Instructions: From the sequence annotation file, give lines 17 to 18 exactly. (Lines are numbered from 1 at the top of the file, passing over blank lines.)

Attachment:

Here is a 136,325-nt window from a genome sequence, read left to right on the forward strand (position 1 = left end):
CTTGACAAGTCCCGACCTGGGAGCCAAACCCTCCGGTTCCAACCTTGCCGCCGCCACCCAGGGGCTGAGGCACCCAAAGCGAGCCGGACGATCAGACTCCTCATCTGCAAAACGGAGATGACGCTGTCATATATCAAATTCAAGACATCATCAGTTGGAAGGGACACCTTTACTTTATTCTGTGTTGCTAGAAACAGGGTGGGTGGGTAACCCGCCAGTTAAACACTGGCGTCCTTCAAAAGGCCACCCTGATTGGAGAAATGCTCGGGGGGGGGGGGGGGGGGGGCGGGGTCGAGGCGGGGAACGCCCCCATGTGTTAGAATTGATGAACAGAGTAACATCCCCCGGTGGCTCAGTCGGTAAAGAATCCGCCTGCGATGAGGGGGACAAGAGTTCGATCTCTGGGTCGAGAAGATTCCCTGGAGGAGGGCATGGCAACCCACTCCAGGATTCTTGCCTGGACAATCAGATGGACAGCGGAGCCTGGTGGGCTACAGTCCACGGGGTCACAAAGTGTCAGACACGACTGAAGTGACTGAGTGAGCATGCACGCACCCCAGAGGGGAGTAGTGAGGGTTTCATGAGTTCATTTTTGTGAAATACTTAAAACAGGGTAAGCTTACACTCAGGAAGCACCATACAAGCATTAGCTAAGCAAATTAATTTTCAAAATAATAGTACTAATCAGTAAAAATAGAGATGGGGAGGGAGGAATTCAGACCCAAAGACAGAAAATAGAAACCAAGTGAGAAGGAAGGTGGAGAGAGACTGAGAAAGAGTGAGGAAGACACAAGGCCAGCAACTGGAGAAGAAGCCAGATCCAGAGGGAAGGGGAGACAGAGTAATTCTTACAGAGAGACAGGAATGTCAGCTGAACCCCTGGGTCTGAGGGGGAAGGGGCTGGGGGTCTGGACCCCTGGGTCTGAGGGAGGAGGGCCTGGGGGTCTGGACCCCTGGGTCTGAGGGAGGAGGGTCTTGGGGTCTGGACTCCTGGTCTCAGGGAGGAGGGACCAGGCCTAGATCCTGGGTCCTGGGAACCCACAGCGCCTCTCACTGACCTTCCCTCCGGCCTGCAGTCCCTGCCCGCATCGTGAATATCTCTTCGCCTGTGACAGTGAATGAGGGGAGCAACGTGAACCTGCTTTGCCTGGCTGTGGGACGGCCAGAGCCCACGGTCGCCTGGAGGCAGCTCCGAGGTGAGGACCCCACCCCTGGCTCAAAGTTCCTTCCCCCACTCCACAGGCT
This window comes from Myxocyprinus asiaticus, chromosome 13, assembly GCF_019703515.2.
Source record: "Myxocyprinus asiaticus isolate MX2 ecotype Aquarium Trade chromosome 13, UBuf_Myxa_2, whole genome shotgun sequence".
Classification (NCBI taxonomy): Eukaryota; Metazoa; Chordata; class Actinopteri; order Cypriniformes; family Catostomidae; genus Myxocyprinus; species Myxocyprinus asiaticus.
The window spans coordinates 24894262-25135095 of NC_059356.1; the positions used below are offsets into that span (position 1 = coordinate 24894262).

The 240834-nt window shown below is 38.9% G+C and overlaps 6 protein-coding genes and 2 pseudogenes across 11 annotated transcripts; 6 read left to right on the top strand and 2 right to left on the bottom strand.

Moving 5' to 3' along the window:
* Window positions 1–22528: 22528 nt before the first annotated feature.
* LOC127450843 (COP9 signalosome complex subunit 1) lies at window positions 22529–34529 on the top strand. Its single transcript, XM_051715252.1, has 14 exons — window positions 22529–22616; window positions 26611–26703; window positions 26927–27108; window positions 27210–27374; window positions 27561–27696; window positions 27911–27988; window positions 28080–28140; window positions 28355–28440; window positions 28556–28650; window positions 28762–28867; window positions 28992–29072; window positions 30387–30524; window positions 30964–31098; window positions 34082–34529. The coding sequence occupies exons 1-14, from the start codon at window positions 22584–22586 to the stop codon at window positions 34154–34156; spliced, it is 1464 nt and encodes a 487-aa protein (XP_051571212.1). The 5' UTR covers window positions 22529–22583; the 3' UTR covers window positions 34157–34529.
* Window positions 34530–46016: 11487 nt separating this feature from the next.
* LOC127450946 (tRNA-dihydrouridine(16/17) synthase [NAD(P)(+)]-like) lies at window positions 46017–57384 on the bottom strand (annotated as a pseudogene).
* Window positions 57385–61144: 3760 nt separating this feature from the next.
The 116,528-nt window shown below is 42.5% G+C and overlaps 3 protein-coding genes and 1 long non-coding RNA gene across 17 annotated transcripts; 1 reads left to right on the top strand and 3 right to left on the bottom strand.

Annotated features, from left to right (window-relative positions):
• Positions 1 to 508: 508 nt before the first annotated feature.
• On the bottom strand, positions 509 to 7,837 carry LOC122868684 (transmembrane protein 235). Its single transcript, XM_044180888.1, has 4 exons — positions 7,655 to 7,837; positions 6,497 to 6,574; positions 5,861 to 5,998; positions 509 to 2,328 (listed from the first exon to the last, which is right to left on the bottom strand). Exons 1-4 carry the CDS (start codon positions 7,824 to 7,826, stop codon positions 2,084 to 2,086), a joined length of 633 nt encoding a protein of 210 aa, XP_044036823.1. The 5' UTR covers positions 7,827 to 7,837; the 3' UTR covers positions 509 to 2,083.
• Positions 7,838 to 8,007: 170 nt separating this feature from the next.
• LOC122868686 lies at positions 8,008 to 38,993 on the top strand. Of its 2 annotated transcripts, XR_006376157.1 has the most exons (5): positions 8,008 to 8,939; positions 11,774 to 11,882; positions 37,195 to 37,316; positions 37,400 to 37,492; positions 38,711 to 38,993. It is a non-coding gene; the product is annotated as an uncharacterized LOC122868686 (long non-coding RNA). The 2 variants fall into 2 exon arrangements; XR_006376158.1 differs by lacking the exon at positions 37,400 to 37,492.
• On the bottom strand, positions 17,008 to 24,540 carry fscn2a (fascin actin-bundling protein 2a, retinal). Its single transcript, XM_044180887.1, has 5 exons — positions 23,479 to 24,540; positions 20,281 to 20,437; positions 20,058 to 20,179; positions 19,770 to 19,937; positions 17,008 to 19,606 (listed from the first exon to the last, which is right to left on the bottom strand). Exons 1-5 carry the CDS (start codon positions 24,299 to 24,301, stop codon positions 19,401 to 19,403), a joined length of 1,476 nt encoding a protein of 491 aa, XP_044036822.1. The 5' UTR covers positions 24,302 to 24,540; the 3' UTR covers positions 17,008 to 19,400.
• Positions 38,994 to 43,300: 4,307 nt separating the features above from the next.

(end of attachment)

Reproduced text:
• On the bottom strand, positions 509 to 7,837 carry LOC122868684 (transmembrane protein 235). Its single transcript, XM_044180888.1, has 4 exons — positions 7,655 to 7,837; positions 6,497 to 6,574; positions 5,861 to 5,998; positions 509 to 2,328 (listed from the first exon to the last, which is right to left on the bottom strand). Exons 1-4 carry the CDS (start codon positions 7,824 to 7,826, stop codon positions 2,084 to 2,086), a joined length of 633 nt encoding a protein of 210 aa, XP_044036823.1. The 5' UTR covers positions 7,827 to 7,837; the 3' UTR covers positions 509 to 2,083.
• Positions 7,838 to 8,007: 170 nt separating this feature from the next.